Explore the Bible Sunday School Lesson for December 3

Here’s the Explore the Bible Sunday School lesson commentary for Dec. 3, written by Douglas K. Wilson, Ph. D., Executive Director of the Center for Christian Calling, University of Mobile.

Explore the Bible Sunday School Lesson for December 3

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By Douglas K. Wilson, Ph. D.
Executive Director of the Center for Christian Calling, University of Mobile


Genesis 1:1–5, 26–2:3

The week is a measure of time without an astronomical foundation. Days are measured by the earth’s rotation. Lunar months are measured from new moon to new moon. Years are based on a single revolution of the earth around the sun. A week, however, is seven days because God established a pattern of work and rest.

The Beginning (1:1–5)

Genesis begins at the outset of material creation, the heavens and the earth. God (Elohim) is the generic term for the Creator. Elohim is plural, though the verb for “He created” is singular.

God is present and active in the creative process. He exists, creates, speaks, observes, separates, names and (later) blesses.

God speaks light into existence, overwhelming the previous darkness that had been upon the waters.

God separates light from darkness, a fact underscored within the Johannine writings of the New Testament.

In the Hebrew text, the paragraph about day one ends with, “There was an evening, and there was a morning: one day.”

While the remainder of the days in Genesis 1 use ordinal numbers (second, third, fourth, etc.), the first day is listed with a cardinal number, defining this usage of “day.” In fact, there are two definitions in Verse 5.

The first is the light time: “The light He called day.” The second usage is the unit of evening and morning, setting a seemingly liturgical or priestly pattern for describing the remaining days of creation week. In both uses within the verse, the word translated as “day” (“yom”) is defined by its context.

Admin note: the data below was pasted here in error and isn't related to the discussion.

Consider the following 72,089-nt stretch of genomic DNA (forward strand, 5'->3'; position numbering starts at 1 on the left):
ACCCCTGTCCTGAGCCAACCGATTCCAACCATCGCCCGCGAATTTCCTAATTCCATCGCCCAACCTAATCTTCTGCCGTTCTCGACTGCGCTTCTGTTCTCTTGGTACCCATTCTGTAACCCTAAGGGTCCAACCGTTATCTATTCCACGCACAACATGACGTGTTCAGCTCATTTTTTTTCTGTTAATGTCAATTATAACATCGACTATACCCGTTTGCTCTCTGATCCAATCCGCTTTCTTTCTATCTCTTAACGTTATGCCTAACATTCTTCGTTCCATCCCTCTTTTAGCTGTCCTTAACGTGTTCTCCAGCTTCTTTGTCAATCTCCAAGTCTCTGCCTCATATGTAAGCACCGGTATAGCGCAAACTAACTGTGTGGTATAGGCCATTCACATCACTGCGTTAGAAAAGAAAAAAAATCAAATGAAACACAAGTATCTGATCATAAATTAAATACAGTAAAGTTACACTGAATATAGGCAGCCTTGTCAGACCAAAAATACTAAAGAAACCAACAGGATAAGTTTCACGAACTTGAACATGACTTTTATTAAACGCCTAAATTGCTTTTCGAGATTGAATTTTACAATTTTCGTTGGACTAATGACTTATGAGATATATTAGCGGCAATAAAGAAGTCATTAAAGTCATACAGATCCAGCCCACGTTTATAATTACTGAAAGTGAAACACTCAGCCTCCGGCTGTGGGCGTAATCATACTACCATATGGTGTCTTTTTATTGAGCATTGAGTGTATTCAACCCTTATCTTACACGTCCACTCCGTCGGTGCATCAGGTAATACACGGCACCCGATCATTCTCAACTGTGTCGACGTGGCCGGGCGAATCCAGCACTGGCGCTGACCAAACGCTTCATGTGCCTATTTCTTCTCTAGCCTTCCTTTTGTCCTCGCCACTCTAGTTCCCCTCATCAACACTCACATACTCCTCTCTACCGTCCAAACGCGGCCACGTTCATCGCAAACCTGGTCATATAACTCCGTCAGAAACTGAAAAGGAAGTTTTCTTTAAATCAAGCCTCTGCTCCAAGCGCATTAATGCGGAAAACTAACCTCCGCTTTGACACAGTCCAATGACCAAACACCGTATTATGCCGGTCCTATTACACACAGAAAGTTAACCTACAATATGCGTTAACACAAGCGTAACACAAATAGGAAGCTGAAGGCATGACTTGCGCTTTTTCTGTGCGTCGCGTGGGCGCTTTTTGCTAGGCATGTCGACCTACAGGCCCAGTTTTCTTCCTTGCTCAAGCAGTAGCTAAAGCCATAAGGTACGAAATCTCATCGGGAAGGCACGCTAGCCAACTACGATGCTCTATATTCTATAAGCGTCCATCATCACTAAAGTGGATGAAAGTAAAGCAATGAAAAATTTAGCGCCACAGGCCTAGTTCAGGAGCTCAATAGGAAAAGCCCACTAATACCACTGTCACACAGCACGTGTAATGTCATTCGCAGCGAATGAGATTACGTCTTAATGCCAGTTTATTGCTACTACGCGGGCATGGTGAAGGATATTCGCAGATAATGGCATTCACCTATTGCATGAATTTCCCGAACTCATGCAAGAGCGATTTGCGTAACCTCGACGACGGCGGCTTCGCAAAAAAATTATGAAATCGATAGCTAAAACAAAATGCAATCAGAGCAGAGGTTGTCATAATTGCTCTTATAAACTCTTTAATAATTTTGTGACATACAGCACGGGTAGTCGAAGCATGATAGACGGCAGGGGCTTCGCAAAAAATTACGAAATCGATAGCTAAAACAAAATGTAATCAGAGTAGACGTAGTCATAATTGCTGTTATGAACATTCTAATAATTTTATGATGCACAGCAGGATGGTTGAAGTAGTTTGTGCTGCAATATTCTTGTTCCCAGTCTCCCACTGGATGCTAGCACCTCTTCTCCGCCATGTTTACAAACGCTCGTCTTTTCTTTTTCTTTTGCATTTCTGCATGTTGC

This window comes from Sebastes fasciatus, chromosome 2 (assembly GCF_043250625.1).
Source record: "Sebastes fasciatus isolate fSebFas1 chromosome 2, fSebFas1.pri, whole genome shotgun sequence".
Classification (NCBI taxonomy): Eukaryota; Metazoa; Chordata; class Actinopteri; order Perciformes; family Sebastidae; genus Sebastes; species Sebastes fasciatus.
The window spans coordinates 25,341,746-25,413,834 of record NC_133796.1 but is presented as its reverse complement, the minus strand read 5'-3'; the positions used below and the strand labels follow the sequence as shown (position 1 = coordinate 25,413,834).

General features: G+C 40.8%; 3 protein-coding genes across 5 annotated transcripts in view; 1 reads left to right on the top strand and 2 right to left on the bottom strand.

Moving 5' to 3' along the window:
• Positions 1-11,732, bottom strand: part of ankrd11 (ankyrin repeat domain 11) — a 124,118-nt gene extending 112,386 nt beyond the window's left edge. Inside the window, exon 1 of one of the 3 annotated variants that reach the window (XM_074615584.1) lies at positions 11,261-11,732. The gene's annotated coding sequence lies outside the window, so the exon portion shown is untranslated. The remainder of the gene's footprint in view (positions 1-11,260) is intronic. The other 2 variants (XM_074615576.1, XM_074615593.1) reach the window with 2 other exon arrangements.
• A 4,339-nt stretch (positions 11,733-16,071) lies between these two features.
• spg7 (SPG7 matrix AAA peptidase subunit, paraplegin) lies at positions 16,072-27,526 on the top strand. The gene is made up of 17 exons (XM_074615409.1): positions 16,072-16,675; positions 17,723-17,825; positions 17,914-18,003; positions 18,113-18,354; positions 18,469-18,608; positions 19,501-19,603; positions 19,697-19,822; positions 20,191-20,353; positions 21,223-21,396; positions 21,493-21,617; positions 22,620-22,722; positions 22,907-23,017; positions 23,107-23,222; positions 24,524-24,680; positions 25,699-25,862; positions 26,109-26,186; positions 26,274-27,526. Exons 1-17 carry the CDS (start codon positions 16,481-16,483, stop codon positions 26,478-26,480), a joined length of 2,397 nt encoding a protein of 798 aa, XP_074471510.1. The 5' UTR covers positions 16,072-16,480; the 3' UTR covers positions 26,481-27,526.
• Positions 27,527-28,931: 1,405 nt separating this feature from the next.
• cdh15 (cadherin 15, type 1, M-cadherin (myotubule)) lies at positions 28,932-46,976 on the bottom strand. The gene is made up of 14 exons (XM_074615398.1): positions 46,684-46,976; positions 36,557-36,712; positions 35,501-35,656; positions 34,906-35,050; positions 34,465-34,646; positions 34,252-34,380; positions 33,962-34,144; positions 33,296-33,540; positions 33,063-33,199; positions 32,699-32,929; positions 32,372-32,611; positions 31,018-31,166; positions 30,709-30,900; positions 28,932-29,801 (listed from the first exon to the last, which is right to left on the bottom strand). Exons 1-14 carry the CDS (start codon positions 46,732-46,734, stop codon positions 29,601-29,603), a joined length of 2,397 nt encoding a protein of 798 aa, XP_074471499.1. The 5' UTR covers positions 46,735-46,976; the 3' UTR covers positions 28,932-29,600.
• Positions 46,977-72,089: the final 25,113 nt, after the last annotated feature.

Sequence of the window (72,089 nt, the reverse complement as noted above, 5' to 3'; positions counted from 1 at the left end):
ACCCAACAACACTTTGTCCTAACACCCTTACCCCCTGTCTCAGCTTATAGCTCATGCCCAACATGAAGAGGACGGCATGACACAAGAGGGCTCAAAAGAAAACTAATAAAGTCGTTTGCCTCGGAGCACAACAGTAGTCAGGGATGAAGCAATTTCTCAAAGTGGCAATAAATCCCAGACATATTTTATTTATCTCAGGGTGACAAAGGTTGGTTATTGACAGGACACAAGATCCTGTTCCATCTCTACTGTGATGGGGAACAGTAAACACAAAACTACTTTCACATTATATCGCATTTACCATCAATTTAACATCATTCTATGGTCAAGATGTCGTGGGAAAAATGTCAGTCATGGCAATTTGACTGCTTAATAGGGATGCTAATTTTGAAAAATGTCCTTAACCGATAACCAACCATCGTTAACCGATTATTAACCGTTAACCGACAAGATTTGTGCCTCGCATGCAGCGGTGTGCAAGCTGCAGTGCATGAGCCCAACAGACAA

The Image Bearers (1:26–31)

The culmination of God’s material creation was humanity on the sixth day, for they bore God’s image (“imago Dei” in Latin). As image bearers of God, humans are special spiritual beings able to communicate with God and mirror some of His attributes and creativity.

Like the remainder of the material created order, humanity has a corporeal existence, serving as earthly ambassadors for their Spirit-Creator. They (and we) reproduce by means of distinct physiology which delineates male humans from female humans.

All human beings have inherent dignity and value due to their God-given designation as image bearers. Likewise, as creatures bearing God’s image, humans have a unique accountability to God.

He entrusted humanity with responsibility both in the general description of creation in this passage and the more personal creation account recorded in Genesis 2:4–24.

Genesis 1:28 records the cultural mandate for humanity to steward God’s material creation. God also places them in the Garden of Eden to work and to watch over it (2:15, 22). Work was an activity of humanity prior to the Fall — activity which necessitated rest.

The Rest (2:1–3)

Following the completion of His very good material creation, God ceased His labors. The text does not indicate that God became tired, but He established the seventh day for rest and set it apart from other days.

Moses treated creation week as an actual week, a model for labor and rest for Israel: “For the Lord made the heavens and the earth, the sea and everything in them in six days; then He rested on the seventh day. Therefore the Lord blessed the Sabbath day and declared it holy” (Ex. 20:11).

Our Lord Jesus explained that God initiated Sabbath rest for our benefit, not as a religious practice, but as an essential element in living for God. “The Sabbath was made for man and not man for the Sabbath” (Mark 2:27). Sabbath is a gift from God and a foretaste of ultimate rest in Christ (Heb. 4:9–11).